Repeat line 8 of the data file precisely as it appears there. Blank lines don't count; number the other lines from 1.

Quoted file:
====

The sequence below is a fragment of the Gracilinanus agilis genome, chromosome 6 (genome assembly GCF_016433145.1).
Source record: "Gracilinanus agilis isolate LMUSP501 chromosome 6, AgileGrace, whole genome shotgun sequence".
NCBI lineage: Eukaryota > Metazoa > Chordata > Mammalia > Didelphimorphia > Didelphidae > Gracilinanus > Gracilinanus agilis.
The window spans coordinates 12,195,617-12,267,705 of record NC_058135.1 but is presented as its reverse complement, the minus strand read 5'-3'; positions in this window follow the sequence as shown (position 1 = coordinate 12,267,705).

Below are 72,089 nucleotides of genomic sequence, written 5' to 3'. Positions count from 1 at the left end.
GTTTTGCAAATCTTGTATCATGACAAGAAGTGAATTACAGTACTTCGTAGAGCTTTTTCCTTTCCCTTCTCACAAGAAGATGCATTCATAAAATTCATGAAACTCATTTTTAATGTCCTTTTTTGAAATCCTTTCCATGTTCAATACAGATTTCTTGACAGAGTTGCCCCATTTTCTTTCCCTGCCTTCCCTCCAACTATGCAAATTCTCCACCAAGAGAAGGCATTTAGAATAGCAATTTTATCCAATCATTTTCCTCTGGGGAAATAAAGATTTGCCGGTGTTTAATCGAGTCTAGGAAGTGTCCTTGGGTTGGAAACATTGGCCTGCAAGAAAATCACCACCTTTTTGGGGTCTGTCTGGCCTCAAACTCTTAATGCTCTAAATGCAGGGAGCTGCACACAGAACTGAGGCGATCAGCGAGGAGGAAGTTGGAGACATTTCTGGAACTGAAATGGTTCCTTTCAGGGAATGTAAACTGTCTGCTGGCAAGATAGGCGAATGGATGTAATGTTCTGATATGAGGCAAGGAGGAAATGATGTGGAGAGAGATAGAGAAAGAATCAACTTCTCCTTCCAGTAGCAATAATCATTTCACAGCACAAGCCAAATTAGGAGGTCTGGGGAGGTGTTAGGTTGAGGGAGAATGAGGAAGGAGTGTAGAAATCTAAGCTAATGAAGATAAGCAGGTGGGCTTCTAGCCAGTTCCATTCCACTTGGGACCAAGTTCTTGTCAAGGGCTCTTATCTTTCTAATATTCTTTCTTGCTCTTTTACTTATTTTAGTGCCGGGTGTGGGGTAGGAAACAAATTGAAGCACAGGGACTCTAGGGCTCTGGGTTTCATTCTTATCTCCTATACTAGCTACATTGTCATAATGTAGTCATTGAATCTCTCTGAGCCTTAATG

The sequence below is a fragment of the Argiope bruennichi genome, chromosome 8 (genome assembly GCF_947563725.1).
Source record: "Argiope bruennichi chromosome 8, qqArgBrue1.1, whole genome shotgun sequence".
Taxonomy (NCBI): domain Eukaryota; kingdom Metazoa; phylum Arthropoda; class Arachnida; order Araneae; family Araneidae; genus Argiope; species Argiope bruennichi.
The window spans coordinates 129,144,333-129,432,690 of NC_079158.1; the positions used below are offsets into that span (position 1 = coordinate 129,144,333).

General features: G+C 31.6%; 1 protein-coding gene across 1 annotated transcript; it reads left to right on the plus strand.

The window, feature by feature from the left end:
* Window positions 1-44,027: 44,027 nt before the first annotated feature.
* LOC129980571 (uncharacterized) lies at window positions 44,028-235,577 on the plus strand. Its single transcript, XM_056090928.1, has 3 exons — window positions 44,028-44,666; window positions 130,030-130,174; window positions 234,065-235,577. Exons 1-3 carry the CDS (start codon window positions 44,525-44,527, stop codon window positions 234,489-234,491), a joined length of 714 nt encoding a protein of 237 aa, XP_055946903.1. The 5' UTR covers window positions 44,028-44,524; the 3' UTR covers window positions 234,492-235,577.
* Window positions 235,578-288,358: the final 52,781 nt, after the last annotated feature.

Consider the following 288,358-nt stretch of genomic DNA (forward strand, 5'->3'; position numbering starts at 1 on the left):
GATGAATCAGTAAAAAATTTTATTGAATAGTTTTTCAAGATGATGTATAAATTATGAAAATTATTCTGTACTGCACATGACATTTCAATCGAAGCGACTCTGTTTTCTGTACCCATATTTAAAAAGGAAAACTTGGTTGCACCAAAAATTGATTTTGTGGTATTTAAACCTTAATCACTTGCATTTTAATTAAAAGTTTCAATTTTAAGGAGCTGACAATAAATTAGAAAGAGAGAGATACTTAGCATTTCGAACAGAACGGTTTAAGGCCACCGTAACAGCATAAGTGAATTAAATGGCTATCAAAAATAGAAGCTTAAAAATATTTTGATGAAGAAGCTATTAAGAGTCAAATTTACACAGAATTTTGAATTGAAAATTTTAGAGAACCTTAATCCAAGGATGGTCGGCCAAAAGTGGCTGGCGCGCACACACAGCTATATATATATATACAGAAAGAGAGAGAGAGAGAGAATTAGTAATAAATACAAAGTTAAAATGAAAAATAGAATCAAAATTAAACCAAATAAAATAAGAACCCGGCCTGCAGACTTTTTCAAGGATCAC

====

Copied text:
Source record: "Argiope bruennichi chromosome 8, qqArgBrue1.1, whole genome shotgun sequence".